Early in season seven, Thirteen takes an unexplained leave of absence. Cuddy orders House to fill her position with another woman,[129] but eventually makes the choice for him: medical student Dr. Martha M. Masters (Amber Tamblyn), who makes her first appearance in the season's sixth episode.[130] Thirteen returns in "The Dig"—the season's 18th episode and the show's 150th—in which the reason for her absence is revealed: she was in prison for six months for having helped euthanize her brother, who was suffering from advanced Huntington's.[131] While Jacobson and Wilde play central characters (as did Penn), they did not receive star billing until season seven. They were credited as "Also Starring", with their names appearing after the opening sequence.[132] In season seven, Jacobson and Wilde received star billing; new regular cast member Tamblyn did not.[133]

Recurring characters[edit]

The first six seasons of House each included one or more recurring featured characters, who appear in multiple-episode story arcs.[134] In season one, Edward Vogler (Chi McBride), the billionaire owner of a pharmaceutical company, appears in five episodes.[135] He donates US$100 million to the PPTH in return for chairing its board.[136] Vogler represented an attempt to introduce a villain, a move urged by Fox. By the time the Vogler episodes began to air, the show had become a hit and the character was soon dropped.[135] Shore said the concept of a villainous boss was not really viable for the series: "It's called House. The audience knows he'll never get fired."[12]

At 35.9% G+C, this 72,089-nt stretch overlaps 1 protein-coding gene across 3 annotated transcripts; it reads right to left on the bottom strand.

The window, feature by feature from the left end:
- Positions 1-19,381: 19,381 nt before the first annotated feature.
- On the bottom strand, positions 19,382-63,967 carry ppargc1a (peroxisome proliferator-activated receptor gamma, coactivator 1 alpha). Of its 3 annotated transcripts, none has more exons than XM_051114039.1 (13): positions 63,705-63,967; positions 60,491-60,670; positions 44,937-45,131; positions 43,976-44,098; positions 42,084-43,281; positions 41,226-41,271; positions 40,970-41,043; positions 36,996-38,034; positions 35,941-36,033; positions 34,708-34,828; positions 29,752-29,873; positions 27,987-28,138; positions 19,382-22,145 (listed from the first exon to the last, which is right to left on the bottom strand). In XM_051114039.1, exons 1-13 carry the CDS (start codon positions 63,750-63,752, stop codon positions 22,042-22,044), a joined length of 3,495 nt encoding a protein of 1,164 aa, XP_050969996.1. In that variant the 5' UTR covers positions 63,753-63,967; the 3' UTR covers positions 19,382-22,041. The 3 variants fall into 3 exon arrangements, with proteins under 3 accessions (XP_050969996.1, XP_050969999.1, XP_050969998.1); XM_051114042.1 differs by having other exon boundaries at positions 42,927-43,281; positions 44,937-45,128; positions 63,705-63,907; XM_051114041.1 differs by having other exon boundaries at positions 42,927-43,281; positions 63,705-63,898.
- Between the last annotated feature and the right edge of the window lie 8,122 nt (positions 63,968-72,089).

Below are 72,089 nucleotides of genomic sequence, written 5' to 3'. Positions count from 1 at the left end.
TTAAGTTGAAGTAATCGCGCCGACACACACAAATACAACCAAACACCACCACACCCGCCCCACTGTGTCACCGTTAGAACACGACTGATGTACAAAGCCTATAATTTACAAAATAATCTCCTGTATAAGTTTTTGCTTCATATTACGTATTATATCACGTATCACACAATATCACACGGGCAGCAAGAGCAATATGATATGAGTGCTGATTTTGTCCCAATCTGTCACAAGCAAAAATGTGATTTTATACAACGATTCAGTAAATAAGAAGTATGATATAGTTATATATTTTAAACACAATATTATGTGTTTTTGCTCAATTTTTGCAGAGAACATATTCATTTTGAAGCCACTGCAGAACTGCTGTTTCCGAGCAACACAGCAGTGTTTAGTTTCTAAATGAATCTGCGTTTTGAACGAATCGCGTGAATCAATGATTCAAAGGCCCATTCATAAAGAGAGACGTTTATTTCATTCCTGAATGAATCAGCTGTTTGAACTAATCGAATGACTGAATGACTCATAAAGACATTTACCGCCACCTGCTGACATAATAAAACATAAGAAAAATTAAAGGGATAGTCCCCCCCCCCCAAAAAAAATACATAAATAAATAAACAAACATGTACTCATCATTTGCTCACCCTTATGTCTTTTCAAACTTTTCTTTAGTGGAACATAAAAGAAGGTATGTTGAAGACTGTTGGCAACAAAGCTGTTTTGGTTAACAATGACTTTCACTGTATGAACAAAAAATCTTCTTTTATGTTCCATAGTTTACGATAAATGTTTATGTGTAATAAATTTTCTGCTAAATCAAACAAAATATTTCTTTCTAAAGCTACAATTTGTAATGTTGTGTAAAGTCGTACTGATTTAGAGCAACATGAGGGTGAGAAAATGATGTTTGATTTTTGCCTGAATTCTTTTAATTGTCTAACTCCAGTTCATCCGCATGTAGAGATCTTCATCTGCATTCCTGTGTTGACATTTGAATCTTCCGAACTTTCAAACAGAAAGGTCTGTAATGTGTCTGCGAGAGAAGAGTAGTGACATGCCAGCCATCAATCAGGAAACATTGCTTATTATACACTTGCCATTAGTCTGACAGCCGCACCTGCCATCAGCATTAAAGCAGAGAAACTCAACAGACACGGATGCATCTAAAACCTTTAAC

Stacy Warner (Sela Ward), House's ex-girlfriend,[137] appears in the final two episodes of the first season, and seven episodes of season two.[12] She wants House to treat her husband, Mark Warner (Currie Graham), whom House diagnoses with acute intermittent porphyria in the season-one finale.[137] Stacy and House grow close again, but House eventually tells Stacy to go back to Mark, which devastates her.[138]

Michael Tritter (David Morse), a police detective, appears in several season-three episodes. He tries to extract an apology from House, who left Tritter in an examination room with a thermometer in his rectum.[139] After House refuses to apologize, Tritter brings him up on charges of unprescribed narcotics possession and forces him to attend rehabilitation. When the case reaches court, Cuddy perjures herself for House and the case is dismissed. The judge reprimands Tritter for pursuing House to excess, and tells House that she thinks he "has better friends than he deserves", referring to Cuddy's 11th-hour testimony on his behalf. House is sentenced to one night in jail for contempt of court and finishes his rehabilitation under the influence of Vicodin.[94]

The candidates for House's new diagnostics team are season four's primary recurring characters.

Sherlock Holmes serves as an inspiration for the series.
The original lead characters of House, M.D.: Wilson, Cuddy, Chase, House, Cameron, and Foreman